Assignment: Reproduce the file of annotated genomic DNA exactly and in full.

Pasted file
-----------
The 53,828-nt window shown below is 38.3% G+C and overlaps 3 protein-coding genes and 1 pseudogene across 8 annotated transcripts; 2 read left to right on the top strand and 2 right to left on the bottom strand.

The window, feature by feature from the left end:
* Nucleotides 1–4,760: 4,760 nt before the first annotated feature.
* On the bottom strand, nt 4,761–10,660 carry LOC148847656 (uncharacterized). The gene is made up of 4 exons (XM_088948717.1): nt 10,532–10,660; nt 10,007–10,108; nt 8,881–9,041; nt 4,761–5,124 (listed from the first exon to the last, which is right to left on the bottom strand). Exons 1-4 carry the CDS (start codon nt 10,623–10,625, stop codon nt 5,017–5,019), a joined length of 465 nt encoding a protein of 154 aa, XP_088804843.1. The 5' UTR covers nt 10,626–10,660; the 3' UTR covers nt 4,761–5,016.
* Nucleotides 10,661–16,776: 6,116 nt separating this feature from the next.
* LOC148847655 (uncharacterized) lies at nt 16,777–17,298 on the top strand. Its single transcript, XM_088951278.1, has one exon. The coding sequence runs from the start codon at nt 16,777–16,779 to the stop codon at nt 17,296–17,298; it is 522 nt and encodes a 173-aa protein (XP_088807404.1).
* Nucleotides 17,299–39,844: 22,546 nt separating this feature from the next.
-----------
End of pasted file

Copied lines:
The 53,828-nt window shown below is 38.3% G+C and overlaps 3 protein-coding genes and 1 pseudogene across 8 annotated transcripts; 2 read left to right on the top strand and 2 right to left on the bottom strand.

The window, feature by feature from the left end:
* Nucleotides 1–4,760: 4,760 nt before the first annotated feature.
* On the bottom strand, nt 4,761–10,660 carry LOC148847656 (uncharacterized). The gene is made up of 4 exons (XM_088948717.1): nt 10,532–10,660; nt 10,007–10,108; nt 8,881–9,041; nt 4,761–5,124 (listed from the first exon to the last, which is right to left on the bottom strand). Exons 1-4 carry the CDS (start codon nt 10,623–10,625, stop codon nt 5,017–5,019), a joined length of 465 nt encoding a protein of 154 aa, XP_088804843.1. The 5' UTR covers nt 10,626–10,660; the 3' UTR covers nt 4,761–5,016.
* Nucleotides 10,661–16,776: 6,116 nt separating this feature from the next.
* LOC148847655 (uncharacterized) lies at nt 16,777–17,298 on the top strand. Its single transcript, XM_088951278.1, has one exon. The coding sequence runs from the start codon at nt 16,777–16,779 to the stop codon at nt 17,296–17,298; it is 522 nt and encodes a 173-aa protein (XP_088807404.1).
* Nucleotides 17,299–39,844: 22,546 nt separating this feature from the next.